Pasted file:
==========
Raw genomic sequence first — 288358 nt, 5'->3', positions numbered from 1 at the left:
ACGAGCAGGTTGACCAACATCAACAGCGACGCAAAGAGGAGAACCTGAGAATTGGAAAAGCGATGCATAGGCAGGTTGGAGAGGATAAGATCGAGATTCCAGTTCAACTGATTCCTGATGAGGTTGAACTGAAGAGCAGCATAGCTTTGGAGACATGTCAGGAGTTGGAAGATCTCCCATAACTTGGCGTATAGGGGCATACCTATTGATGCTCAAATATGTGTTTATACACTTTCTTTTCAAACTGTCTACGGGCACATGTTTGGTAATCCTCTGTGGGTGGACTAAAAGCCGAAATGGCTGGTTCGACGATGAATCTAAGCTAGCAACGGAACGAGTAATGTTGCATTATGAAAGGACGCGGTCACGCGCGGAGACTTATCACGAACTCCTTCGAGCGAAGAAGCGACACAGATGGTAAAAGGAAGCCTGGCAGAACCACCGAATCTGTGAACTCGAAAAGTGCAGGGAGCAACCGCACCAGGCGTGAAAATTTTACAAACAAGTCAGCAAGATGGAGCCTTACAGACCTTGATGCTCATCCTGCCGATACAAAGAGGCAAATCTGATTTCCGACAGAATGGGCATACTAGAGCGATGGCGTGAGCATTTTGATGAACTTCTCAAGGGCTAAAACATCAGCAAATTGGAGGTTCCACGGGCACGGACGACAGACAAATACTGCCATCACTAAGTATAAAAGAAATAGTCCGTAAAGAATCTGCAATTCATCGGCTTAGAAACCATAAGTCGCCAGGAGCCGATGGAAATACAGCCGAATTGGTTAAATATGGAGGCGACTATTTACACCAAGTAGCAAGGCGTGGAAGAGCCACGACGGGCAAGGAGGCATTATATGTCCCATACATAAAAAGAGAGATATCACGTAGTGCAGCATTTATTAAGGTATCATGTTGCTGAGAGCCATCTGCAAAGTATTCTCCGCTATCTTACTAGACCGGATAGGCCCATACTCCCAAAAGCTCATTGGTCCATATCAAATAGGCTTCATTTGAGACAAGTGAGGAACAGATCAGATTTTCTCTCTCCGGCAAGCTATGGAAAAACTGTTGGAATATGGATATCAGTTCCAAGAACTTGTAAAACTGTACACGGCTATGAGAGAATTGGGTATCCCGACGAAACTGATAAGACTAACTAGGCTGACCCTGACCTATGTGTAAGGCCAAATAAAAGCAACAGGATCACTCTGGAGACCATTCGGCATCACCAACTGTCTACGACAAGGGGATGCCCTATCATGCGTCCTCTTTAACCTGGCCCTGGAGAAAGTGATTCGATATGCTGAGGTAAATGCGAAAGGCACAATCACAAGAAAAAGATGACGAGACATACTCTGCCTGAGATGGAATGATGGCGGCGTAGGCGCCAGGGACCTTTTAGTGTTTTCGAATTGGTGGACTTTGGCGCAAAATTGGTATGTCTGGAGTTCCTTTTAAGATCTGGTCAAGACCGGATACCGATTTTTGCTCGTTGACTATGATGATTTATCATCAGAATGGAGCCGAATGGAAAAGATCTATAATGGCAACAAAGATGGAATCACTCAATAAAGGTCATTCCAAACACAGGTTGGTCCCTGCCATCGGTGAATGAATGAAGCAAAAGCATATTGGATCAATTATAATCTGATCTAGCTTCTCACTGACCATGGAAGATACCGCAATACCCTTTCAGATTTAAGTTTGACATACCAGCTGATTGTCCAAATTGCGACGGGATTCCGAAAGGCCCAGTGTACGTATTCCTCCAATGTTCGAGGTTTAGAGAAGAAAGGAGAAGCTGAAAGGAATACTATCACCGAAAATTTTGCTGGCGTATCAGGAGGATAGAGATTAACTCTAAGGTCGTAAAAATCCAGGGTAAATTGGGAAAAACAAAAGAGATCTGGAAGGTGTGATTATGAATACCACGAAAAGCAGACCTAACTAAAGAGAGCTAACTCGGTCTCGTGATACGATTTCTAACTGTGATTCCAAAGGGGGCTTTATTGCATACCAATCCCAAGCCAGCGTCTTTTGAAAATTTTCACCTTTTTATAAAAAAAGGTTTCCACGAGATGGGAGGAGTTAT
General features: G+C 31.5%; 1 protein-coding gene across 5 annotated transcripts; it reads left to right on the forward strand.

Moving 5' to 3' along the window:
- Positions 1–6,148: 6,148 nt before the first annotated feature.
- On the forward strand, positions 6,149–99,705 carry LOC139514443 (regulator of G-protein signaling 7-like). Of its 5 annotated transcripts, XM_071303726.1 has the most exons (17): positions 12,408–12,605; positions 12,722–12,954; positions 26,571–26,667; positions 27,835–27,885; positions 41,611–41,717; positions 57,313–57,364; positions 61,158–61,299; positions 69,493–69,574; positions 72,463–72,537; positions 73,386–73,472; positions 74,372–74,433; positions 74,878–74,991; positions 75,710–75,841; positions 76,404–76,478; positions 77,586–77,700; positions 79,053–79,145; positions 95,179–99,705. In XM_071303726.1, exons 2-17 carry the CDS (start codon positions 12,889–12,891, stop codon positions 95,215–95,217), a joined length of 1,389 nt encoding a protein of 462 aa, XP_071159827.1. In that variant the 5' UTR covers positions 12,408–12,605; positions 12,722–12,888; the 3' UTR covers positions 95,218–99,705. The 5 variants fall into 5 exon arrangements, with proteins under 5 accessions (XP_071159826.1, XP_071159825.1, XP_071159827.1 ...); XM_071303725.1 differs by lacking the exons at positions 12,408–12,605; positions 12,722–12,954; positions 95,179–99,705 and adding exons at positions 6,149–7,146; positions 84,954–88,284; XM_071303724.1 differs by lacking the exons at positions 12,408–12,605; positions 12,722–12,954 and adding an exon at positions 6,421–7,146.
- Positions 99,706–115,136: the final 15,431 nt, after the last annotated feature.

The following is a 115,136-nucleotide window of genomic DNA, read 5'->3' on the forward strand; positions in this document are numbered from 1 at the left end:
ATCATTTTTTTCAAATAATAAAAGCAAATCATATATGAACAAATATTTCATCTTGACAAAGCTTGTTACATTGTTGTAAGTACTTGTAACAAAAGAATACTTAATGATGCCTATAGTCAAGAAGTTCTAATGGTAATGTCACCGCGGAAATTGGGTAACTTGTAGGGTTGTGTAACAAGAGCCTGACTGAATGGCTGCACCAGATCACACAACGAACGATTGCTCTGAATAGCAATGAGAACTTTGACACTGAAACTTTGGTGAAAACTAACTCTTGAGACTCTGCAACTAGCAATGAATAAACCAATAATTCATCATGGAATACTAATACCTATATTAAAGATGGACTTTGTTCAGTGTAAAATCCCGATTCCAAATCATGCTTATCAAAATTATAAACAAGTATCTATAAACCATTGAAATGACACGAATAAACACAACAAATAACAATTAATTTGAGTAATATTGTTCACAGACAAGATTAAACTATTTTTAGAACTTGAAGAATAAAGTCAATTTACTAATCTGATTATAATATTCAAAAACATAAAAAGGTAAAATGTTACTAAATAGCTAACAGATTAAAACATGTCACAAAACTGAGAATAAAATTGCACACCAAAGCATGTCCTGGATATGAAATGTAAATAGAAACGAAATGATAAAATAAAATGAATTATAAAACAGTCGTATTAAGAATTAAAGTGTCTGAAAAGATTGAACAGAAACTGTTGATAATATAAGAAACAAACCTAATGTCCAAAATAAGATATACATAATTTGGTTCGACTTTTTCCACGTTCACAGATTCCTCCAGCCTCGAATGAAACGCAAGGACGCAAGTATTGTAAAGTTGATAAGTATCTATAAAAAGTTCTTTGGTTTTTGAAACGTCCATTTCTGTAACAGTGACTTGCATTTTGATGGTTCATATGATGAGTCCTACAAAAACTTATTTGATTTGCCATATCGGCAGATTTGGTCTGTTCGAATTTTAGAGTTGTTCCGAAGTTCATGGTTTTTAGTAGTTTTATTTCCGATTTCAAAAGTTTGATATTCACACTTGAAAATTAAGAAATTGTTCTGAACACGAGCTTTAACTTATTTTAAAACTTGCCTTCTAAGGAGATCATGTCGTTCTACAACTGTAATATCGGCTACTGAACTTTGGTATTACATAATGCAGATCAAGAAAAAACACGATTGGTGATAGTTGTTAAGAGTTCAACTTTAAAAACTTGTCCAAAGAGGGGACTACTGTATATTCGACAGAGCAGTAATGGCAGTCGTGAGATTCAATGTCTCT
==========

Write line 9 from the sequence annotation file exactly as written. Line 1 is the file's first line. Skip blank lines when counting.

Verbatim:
ATCATTTTTTTCAAATAATAAAAGCAAATCATATATGAACAAATATTTCATCTTGACAAAGCTTGTTACATTGTTGTAAGTACTTGTAACAAAAGAATACTTAATGATGCCTATAGTCAAGAAGTTCTAATGGTAATGTCACCGCGGAAATTGGGTAACTTGTAGGGTTGTGTAACAAGAGCCTGACTGAATGGCTGCACCAGATCACACAACGAACGATTGCTCTGAATAGCAATGAGAACTTTGACACTGAAACTTTGGTGAAAACTAACTCTTGAGACTCTGCAACTAGCAATGAATAAACCAATAATTCATCATGGAATACTAATACCTATATTAAAGATGGACTTTGTTCAGTGTAAAATCCCGATTCCAAATCATGCTTATCAAAATTATAAACAAGTATCTATAAACCATTGAAATGACACGAATAAACACAACAAATAACAATTAATTTGAGTAATATTGTTCACAGACAAGATTAAACTATTTTTAGAACTTGAAGAATAAAGTCAATTTACTAATCTGATTATAATATTCAAAAACATAAAAAGGTAAAATGTTACTAAATAGCTAACAGATTAAAACATGTCACAAAACTGAGAATAAAATTGCACACCAAAGCATGTCCTGGATATGAAATGTAAATAGAAACGAAATGATAAAATAAAATGAATTATAAAACAGTCGTATTAAGAATTAAAGTGTCTGAAAAGATTGAACAGAAACTGTTGATAATATAAGAAACAAACCTAATGTCCAAAATAAGATATACATAATTTGGTTCGACTTTTTCCACGTTCACAGATTCCTCCAGCCTCGAATGAAACGCAAGGACGCAAGTATTGTAAAGTTGATAAGTATCTATAAAAAGTTCTTTGGTTTTTGAAACGTCCATTTCTGTAACAGTGACTTGCATTTTGATGGTTCATATGATGAGTCCTACAAAAACTTATTTGATTTGCCATATCGGCAGATTTGGTCTGTTCGAATTTTAGAGTTGTTCCGAAGTTCATGGTTTTTAGTAGTTTTATTTCCGATTTCAAAAGTTTGATATTCACACTTGAAAATTAAGAAATTGTTCTGAACACGAGCTTTAACTTATTTTAAAACTTGCCTTCTAAGGAGATCATGTCGTTCTACAACTGTAATATCGGCTACTGAACTTTGGTATTACATAATGCAGATCAAGAAAAAACACGATTGGTGATAGTTGTTAAGAGTTCAACTTTAAAAACTTGTCCAAAGAGGGGACTACTGTATATTCGACAGAGCAGTAATGGCAGTCGTGAGATTCAATGTCTCT